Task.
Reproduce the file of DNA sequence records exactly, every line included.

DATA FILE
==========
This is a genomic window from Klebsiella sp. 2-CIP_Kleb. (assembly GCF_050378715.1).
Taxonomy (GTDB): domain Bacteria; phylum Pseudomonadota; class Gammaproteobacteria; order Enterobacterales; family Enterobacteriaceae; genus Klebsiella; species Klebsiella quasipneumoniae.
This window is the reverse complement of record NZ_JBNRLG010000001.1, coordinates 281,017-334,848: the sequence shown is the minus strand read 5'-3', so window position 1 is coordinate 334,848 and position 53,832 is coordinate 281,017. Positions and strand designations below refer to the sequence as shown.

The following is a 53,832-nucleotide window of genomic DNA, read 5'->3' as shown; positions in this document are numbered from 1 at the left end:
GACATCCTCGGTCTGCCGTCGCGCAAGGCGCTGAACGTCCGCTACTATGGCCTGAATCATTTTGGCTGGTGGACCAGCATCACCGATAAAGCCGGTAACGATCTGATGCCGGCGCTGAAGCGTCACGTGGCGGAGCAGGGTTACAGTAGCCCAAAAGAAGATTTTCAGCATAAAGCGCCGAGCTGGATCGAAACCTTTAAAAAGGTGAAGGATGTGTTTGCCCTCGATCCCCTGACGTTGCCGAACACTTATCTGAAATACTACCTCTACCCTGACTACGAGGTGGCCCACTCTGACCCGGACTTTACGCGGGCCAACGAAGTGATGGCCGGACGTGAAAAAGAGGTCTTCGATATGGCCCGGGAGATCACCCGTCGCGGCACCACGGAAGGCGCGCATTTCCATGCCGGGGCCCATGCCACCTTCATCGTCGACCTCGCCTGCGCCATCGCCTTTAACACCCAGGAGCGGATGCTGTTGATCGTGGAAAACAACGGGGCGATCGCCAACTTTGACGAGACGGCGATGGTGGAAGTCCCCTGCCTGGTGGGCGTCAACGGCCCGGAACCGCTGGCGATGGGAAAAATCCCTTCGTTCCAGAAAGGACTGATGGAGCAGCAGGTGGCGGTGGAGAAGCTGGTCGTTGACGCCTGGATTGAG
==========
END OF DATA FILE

This is a genomic window from Klebsiella sp. 2-CIP_Kleb. (assembly GCF_050378715.1).
Taxonomy (GTDB): domain Bacteria; phylum Pseudomonadota; class Gammaproteobacteria; order Enterobacterales; family Enterobacteriaceae; genus Klebsiella; species Klebsiella quasipneumoniae.
This window is the reverse complement of record NZ_JBNRLG010000001.1, coordinates 281,017-334,848: the sequence shown is the minus strand read 5'-3', so window position 1 is coordinate 334,848 and position 53,832 is coordinate 281,017. Positions and strand designations below refer to the sequence as shown.

The following is a 53,832-nucleotide window of genomic DNA, read 5'->3' as shown; positions in this document are numbered from 1 at the left end:
GACATCCTCGGTCTGCCGTCGCGCAAGGCGCTGAACGTCCGCTACTATGGCCTGAATCATTTTGGCTGGTGGACCAGCATCACCGATAAAGCCGGTAACGATCTGATGCCGGCGCTGAAGCGTCACGTGGCGGAGCAGGGTTACAGTAGCCCAAAAGAAGATTTTCAGCATAAAGCGCCGAGCTGGATCGAAACCTTTAAAAAGGTGAAGGATGTGTTTGCCCTCGATCCCCTGACGTTGCCGAACACTTATCTGAAATACTACCTCTACCCTGACTACGAGGTGGCCCACTCTGACCCGGACTTTACGCGGGCCAACGAAGTGATGGCCGGACGTGAAAAAGAGGTCTTCGATATGGCCCGGGAGATCACCCGTCGCGGCACCACGGAAGGCGCGCATTTCCATGCCGGGGCCCATGCCACCTTCATCGTCGACCTCGCCTGCGCCATCGCCTTTAACACCCAGGAGCGGATGCTGTTGATCGTGGAAAACAACGGGGCGATCGCCAACTTTGACGAGACGGCGATGGTGGAAGTCCCCTGCCTGGTGGGCGTCAACGGCCCGGAACCGCTGGCGATGGGAAAAATCCCTTCGTTCCAGAAAGGACTGATGGAGCAGCAGGTGGCGGTGGAGAAGCTGGTCGTTGACGCCTGGATTGAG